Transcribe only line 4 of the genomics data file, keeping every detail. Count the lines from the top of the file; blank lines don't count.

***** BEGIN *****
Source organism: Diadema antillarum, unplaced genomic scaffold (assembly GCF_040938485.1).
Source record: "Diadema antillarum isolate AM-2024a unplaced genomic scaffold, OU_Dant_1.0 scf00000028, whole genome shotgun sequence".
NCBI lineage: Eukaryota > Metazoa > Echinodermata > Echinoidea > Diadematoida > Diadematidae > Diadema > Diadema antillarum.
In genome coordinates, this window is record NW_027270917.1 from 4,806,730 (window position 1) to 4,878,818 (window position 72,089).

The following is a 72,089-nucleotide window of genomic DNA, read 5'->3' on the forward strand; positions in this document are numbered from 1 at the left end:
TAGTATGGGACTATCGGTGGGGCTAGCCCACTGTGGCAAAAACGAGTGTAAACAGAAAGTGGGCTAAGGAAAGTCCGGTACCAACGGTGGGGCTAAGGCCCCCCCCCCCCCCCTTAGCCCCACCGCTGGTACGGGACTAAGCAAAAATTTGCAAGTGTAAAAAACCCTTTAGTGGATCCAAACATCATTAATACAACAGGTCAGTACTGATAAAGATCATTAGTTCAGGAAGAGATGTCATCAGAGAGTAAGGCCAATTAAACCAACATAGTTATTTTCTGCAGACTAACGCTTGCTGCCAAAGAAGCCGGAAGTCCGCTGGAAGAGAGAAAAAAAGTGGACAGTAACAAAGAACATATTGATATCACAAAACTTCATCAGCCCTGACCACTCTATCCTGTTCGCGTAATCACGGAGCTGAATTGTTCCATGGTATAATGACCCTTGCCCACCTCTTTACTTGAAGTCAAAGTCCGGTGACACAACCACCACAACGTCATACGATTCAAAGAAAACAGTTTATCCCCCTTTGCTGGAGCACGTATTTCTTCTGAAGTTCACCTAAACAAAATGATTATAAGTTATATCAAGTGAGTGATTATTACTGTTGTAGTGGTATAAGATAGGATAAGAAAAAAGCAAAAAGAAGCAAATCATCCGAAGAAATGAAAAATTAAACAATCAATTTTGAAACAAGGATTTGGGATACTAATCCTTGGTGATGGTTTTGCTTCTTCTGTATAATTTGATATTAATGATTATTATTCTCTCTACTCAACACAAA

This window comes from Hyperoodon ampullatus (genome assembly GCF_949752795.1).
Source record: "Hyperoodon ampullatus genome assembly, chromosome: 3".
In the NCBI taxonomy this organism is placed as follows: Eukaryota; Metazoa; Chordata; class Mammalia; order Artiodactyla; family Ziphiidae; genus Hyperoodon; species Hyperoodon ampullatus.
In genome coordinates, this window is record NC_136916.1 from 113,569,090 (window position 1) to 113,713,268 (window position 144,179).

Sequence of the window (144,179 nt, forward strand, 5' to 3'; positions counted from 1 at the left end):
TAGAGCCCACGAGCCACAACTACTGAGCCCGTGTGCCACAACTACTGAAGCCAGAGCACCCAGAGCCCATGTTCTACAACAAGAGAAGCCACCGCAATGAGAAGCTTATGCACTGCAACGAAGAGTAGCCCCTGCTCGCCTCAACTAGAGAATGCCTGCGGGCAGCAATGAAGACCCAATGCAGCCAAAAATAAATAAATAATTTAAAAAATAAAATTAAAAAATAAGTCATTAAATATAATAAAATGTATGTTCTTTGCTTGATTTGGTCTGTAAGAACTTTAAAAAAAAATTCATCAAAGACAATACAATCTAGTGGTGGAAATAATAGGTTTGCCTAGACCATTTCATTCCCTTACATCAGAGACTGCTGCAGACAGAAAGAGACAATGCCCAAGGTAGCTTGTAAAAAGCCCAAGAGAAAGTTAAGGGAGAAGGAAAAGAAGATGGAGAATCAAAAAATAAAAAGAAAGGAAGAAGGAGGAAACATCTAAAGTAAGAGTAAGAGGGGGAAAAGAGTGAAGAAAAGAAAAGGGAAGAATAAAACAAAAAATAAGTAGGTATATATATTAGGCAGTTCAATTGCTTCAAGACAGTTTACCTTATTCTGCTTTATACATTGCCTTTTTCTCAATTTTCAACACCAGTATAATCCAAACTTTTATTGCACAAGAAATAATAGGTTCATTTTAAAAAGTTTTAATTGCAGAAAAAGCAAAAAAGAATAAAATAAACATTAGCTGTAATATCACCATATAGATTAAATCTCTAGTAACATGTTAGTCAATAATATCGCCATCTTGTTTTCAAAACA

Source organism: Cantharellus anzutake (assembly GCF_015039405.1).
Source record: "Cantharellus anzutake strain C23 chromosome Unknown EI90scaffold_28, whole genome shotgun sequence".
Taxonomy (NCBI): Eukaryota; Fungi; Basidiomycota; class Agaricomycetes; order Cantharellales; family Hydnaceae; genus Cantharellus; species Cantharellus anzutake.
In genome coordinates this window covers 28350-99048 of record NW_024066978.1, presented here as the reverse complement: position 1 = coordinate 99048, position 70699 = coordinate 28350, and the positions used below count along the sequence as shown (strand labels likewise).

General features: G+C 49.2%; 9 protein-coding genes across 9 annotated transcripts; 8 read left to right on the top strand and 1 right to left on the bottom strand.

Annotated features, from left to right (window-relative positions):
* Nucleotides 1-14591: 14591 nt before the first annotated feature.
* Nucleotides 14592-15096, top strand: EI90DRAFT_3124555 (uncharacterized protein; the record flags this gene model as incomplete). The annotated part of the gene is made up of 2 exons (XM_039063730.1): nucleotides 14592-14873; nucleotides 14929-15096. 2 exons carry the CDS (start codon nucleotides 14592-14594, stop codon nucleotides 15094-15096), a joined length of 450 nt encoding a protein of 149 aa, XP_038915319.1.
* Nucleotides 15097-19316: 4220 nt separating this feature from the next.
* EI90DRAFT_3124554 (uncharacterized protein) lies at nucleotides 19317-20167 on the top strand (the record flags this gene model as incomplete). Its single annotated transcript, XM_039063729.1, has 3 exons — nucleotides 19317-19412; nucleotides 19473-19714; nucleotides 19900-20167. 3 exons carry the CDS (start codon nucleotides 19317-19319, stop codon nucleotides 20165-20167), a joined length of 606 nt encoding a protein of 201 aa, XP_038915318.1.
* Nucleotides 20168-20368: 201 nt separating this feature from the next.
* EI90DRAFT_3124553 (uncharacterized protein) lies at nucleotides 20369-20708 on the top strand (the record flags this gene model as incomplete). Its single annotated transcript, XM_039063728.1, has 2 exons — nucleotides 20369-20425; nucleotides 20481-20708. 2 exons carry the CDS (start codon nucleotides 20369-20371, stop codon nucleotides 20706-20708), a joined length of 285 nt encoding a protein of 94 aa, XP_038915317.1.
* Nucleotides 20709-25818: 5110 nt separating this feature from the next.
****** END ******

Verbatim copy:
In genome coordinates, this window is record NW_027270917.1 from 4,806,730 (window position 1) to 4,878,818 (window position 72,089).